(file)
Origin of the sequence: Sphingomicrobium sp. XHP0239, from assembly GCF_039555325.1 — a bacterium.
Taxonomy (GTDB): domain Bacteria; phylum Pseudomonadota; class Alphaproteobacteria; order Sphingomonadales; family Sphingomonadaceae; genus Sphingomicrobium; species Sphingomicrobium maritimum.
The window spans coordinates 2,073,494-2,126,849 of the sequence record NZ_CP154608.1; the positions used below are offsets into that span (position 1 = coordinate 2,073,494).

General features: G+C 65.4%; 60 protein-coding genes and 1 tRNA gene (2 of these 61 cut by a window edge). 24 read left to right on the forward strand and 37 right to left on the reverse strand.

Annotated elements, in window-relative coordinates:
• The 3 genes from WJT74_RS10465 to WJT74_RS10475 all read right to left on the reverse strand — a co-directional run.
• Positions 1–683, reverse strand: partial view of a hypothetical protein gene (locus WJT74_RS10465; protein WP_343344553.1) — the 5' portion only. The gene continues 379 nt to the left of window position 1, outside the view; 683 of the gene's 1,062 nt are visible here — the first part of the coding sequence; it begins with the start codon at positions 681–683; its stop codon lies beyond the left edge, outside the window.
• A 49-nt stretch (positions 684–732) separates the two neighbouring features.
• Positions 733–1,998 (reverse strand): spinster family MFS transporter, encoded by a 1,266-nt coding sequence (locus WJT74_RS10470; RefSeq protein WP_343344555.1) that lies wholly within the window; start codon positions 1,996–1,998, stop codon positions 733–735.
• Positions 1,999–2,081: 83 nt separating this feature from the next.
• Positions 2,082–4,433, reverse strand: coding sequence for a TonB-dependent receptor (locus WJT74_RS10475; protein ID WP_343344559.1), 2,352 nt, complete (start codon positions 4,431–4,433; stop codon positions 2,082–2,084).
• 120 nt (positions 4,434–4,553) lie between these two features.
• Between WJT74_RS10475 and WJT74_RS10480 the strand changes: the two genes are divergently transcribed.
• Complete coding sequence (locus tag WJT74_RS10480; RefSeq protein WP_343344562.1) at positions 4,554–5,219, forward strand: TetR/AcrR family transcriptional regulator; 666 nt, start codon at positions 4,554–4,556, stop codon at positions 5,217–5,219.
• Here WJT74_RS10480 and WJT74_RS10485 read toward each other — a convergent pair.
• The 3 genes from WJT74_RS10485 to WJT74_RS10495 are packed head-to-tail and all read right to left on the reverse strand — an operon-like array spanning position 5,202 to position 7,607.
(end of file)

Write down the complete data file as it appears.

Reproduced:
Origin of the sequence: Sphingomicrobium sp. XHP0239, from assembly GCF_039555325.1 — a bacterium.
Taxonomy (GTDB): domain Bacteria; phylum Pseudomonadota; class Alphaproteobacteria; order Sphingomonadales; family Sphingomonadaceae; genus Sphingomicrobium; species Sphingomicrobium maritimum.
The window spans coordinates 2,073,494-2,126,849 of the sequence record NZ_CP154608.1; the positions used below are offsets into that span (position 1 = coordinate 2,073,494).

General features: G+C 65.4%; 60 protein-coding genes and 1 tRNA gene (2 of these 61 cut by a window edge). 24 read left to right on the forward strand and 37 right to left on the reverse strand.

Annotated elements, in window-relative coordinates:
• The 3 genes from WJT74_RS10465 to WJT74_RS10475 all read right to left on the reverse strand — a co-directional run.
• Positions 1–683, reverse strand: partial view of a hypothetical protein gene (locus WJT74_RS10465; protein WP_343344553.1) — the 5' portion only. The gene continues 379 nt to the left of window position 1, outside the view; 683 of the gene's 1,062 nt are visible here — the first part of the coding sequence; it begins with the start codon at positions 681–683; its stop codon lies beyond the left edge, outside the window.
• A 49-nt stretch (positions 684–732) separates the two neighbouring features.
• Positions 733–1,998 (reverse strand): spinster family MFS transporter, encoded by a 1,266-nt coding sequence (locus WJT74_RS10470; RefSeq protein WP_343344555.1) that lies wholly within the window; start codon positions 1,996–1,998, stop codon positions 733–735.
• Positions 1,999–2,081: 83 nt separating this feature from the next.
• Positions 2,082–4,433, reverse strand: coding sequence for a TonB-dependent receptor (locus WJT74_RS10475; protein ID WP_343344559.1), 2,352 nt, complete (start codon positions 4,431–4,433; stop codon positions 2,082–2,084).
• 120 nt (positions 4,434–4,553) lie between these two features.
• Between WJT74_RS10475 and WJT74_RS10480 the strand changes: the two genes are divergently transcribed.
• Complete coding sequence (locus tag WJT74_RS10480; RefSeq protein WP_343344562.1) at positions 4,554–5,219, forward strand: TetR/AcrR family transcriptional regulator; 666 nt, start codon at positions 4,554–4,556, stop codon at positions 5,217–5,219.
• Here WJT74_RS10480 and WJT74_RS10485 read toward each other — a convergent pair.
• The 3 genes from WJT74_RS10485 to WJT74_RS10495 are packed head-to-tail and all read right to left on the reverse strand — an operon-like array spanning position 5,202 to position 7,607.